I was ready to plane down some white oak, to dimension some boards and get ready for the art and craft project. Here is my old dust collector custom setup, bought it used couple years ago. Notice that I have the shroud removed, apparently for a reason. After planning a few boards, while I stopped imminently and got ready for next board, it hum and hum and eventually tripped the circuit breaker. Tried again and it stubbornly kept tripping the 20A breaker. I could feel it struggled really hard to get up to speed.
Unlike the last century, when things fail in the 21st century, you don’t go to the library, you don’t call “experts” seeking for opinion, you don’t guess or second guess, you go to the internet. After all, if they say it in the internet, it must be true.
Next I visited the YouTube, there must be someone who knows something that would have described the same problem as I was facing. In return, I generously gave them a click on the “Like”. Here is my video:
It started, got up to speed and the centrifugal switch spread apart, then immediately tripped the breaker and the winding down of the coiled shaft.
Apparently this step failed to address the issue. I went to check on forums next, someone who also knows something more will sure spin their thoughts around. Start capacitor usually is the culprit for my symptoms, tripping breaker, hum and hum to get to speed…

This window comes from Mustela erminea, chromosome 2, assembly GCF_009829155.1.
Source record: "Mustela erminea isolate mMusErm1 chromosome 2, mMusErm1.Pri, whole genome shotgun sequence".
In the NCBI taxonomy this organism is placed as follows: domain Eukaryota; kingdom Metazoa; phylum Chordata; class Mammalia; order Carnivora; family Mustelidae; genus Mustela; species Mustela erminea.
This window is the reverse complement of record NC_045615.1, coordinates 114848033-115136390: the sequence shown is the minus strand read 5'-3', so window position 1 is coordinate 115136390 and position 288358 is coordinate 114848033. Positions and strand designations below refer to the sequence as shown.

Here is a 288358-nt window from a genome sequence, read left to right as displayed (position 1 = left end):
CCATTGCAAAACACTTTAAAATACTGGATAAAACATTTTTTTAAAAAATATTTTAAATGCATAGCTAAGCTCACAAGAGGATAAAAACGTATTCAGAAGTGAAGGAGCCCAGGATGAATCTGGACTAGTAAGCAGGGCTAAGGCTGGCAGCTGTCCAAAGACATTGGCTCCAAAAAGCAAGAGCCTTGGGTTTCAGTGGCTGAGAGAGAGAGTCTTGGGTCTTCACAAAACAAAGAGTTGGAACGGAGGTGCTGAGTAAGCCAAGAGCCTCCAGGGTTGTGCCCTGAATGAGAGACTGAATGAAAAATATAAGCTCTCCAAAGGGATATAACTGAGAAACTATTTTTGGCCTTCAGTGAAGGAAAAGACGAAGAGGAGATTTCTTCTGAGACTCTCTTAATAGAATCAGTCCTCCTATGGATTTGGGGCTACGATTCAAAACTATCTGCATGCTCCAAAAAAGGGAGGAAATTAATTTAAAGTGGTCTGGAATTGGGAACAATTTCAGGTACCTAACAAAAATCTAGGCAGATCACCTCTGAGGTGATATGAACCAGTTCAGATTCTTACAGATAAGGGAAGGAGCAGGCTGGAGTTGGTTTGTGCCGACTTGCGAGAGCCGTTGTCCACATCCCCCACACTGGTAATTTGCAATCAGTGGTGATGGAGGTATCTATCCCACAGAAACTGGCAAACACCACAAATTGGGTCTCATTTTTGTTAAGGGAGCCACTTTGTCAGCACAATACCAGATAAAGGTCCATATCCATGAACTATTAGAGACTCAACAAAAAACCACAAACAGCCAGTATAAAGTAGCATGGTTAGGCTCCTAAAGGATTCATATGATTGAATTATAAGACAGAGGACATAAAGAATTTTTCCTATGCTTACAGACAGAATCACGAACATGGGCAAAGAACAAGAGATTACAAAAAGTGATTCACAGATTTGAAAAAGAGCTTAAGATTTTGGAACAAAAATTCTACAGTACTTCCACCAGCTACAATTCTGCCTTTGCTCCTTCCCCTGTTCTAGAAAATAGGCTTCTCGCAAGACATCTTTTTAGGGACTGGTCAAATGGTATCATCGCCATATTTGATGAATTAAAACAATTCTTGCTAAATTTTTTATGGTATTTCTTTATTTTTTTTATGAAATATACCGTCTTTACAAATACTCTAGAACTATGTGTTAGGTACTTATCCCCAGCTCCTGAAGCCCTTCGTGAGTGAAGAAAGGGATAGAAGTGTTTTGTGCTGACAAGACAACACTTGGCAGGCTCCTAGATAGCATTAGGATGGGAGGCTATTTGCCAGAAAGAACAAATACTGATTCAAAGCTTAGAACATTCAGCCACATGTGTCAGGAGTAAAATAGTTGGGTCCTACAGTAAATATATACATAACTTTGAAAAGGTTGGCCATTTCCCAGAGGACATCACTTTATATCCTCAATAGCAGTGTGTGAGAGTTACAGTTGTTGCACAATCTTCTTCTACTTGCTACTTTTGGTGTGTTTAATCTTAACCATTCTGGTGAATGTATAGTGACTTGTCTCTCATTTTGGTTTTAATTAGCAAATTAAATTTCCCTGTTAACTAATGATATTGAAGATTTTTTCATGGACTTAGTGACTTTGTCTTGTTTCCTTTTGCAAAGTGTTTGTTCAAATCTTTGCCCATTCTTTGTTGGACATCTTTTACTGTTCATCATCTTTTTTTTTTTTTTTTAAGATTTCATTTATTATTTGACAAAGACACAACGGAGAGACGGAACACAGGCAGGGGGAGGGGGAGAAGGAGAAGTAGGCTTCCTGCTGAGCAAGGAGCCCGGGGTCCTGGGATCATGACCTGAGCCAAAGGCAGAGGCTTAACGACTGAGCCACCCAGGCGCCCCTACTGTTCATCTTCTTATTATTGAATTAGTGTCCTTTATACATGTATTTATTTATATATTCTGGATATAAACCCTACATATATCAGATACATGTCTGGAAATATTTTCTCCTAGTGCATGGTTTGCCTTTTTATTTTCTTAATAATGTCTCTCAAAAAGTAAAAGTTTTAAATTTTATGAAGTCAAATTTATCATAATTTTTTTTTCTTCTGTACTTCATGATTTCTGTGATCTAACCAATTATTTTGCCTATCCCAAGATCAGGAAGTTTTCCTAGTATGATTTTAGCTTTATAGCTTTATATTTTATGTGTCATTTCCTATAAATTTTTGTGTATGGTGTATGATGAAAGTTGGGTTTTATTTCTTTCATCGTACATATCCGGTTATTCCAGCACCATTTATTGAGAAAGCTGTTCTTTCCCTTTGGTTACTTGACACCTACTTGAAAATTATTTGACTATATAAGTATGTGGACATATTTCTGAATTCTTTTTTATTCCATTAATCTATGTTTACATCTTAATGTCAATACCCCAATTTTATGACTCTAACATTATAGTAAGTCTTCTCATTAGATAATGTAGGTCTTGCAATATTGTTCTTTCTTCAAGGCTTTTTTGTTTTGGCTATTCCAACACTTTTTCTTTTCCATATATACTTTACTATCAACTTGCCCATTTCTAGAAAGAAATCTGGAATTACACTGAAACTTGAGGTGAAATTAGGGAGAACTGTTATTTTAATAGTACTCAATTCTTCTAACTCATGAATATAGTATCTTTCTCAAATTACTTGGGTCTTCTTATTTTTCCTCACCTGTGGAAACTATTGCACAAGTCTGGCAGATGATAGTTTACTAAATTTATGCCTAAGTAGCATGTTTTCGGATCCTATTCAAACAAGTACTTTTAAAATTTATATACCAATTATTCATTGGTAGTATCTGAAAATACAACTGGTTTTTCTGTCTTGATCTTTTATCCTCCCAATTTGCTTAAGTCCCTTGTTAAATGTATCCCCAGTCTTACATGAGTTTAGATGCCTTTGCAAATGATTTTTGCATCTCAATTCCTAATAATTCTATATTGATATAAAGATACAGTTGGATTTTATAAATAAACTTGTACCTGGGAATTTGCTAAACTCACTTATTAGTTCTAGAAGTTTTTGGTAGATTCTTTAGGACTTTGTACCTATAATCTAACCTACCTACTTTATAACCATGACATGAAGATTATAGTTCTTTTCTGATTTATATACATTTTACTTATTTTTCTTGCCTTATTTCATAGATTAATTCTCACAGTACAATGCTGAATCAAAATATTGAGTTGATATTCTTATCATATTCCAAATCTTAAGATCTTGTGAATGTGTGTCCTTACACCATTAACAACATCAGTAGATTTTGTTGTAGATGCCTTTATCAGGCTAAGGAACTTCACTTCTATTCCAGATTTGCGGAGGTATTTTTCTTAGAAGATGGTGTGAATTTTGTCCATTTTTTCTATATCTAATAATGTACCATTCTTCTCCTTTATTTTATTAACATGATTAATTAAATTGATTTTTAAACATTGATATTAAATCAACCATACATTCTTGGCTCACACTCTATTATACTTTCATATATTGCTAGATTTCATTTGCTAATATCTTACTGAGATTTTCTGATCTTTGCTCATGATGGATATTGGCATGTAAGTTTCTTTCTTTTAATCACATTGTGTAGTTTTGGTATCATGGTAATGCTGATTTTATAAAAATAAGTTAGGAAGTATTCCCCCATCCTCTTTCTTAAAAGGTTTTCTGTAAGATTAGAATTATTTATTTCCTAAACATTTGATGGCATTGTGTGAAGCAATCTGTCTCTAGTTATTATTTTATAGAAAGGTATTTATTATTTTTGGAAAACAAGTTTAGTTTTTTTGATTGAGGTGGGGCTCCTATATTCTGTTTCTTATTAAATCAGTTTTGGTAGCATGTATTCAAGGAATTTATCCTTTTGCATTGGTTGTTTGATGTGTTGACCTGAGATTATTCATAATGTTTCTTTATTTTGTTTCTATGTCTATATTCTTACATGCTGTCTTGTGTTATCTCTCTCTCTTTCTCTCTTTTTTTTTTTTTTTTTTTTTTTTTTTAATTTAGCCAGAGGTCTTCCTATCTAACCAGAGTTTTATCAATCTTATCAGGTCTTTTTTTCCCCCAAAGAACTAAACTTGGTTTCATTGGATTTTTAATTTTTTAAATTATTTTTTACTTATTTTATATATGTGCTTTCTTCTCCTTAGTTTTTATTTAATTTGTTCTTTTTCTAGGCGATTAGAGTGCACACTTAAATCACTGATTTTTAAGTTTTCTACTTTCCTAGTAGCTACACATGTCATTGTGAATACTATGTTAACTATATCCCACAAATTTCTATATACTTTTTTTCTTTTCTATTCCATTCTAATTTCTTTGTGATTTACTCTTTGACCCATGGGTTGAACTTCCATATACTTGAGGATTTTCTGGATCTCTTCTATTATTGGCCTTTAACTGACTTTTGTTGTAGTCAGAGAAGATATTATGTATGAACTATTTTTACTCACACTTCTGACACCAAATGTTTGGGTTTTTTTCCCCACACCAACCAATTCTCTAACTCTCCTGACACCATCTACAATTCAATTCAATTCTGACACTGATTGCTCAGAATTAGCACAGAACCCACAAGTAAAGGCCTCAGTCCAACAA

Now here is the problem, unlike last century, if there is a failure of 400mfd, 125V large cap and is needed for a 2HP motor, I could run up to the store nearby and get one. Turning on the Yellowbook app on my phone, I seriously could not know where to find a store that carries this kind of capacitor, not to mention on a father’s day Sunday in Long Island.
What does an online woodworker like me do in the 21st century? I went to order one from eBay and patiently count the minutes till the kind postman deliver the capacitor in my mailbox, many days later.
In the meantime, to eliminate all the possibilities of why the motor would not consistently run without drawing too much ampere, I tried to replace the breaker itself. This was the GE breaker that I swapped out.
Well, after a new Murray breaker was installed, there was no eureka moment. It was not the breaker, it was not the centrifugal switch. The motor still runs, enough to tease with my hope that it is not dead. it could be the cap, or worst yet, it could be the sealed bearings inside the motor.
I seriously like to restore this dust collector, instead of getting a whole new unit. I have it custom made with a Phil’s baffle, which honestly speaking, works wonderfully.
I also had a custom remote switch wired, modified from Robert Payne’s idea utilizing a contactor that works flawlessly like below. All these work like a charm, at a fraction of the retail cost. The downside? it is not very flexible for me to swap in a new unit.
Now, I just got to wait… patiently…
I am back in business!